Lots of anglers like myself will throw a 3/8- or 1/2-ounce spinnerbait in shallow, muddy water. But Frink goes above and beyond this, moving into heavyweight status with the head, so he can max out the blade size. 

“A 1-ounce head with a size 6 Colorado blade doesn’t roll like the 1/2-ounce with a size 6 would. That smaller combo doesn’t even really work. You’ll reel it and it just kind of turns sideways.”

How shallow can you fish a heavy blade?

“Honestly, I’ll throw it on the bank but I’m not slow-rolling it on the bottom,” Frink said. “I’m keeping it up off the bottom. I’ll fish it a couple feet below the surface and a couple feet off the bottom.”

Fishing his spinnerbait in 1 to 5 feet of water, Frink basically tries to split the water column. This gives bass above and below his bait a good shot at it and allows him to effectively fish the whole water column with one cast. But when it’s muddy and cold, multiple casts are still necessary at times. 

“A lot of times, this time of year, it’s a multiple-cast deal where you need to throw it 5, 6 or even 7 times at a target.” 

This receptive presentation of the bait to high-percentage targets gives you the best chance of activating a lethargic bass. When the water is warmer, a single cast will often trigger a reaction strike. But when it’s cold, the first cast might alert the fish to something in the area, the second cast draw it in and only on the third, fourth or fifth cast will the bass actually strike at the bait.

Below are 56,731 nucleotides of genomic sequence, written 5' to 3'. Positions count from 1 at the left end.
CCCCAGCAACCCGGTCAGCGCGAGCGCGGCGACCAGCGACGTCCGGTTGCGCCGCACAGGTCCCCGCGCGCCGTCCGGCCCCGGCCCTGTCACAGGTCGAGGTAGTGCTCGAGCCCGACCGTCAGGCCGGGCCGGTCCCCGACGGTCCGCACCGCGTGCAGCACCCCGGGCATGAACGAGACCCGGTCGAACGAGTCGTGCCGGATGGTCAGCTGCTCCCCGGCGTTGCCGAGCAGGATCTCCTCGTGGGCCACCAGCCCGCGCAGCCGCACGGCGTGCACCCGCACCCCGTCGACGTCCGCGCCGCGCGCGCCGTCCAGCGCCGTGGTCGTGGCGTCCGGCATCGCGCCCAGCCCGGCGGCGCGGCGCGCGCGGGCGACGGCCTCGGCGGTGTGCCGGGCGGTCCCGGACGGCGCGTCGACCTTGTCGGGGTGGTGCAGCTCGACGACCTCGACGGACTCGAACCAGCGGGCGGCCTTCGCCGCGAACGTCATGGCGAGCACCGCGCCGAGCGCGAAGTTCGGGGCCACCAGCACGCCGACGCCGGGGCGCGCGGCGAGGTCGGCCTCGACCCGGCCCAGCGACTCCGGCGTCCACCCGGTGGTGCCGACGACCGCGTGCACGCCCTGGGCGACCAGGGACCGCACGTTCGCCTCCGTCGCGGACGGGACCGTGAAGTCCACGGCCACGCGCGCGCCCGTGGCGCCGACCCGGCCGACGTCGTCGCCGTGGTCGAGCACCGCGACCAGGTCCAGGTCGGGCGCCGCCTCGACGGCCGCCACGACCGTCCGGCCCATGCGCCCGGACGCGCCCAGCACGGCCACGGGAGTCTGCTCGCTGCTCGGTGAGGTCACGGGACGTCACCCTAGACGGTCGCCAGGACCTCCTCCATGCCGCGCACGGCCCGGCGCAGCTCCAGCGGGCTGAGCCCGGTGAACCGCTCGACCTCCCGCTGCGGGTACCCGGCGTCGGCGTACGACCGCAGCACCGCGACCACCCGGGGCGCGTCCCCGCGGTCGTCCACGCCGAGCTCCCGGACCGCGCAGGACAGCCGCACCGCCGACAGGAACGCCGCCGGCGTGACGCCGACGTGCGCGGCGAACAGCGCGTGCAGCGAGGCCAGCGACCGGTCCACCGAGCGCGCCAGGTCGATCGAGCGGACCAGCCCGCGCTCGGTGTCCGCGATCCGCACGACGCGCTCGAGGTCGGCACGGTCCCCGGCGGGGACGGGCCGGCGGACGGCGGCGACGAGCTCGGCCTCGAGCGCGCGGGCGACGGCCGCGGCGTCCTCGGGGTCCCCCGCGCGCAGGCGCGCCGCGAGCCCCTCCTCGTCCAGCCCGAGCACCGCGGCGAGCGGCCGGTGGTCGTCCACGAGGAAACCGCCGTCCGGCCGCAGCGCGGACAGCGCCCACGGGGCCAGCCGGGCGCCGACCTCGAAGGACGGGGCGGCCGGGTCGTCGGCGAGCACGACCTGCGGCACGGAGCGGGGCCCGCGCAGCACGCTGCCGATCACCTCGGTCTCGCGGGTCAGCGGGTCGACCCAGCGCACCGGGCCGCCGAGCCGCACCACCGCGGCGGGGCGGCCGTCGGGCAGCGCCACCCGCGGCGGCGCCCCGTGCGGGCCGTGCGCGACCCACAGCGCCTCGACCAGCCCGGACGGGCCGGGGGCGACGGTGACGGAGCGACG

Various sizes

Frink also pointed out that this isn’t a one-size-fits-all technique. There’s a spectrum to his heavy spinnerbait selection. 

“I throw a 1-ounce with a No. 6 Colorado a lot,” Frink said. “But if I notice I’m getting bit and the fish just aren’t getting it, I’ll change to a 3/4-ounce with size 5.” 

This often happens when Frink is in “search mode” looking for productive areas where he can get bit. In order to cover water and rule out unproductive areas, Frink will intentionally fish a little faster with the 1-ounce, size 6 combo. But when he has a couple short-striking fish miss the bait, he’ll change up. 

“Then I’ll go to the 3/4-ounce with a size 6 Colorado. That forces me to slow down. I can’t reel it as fast or it will start to roll.”

Speed isn’t the only reason Frink changes things up either. If the water starts to clear up, the aggressive thump of the size 6 blade can be a little too much for the bass and turn them off. That’s when Frink will move to a 3/4-ounce head with a size 5 blade.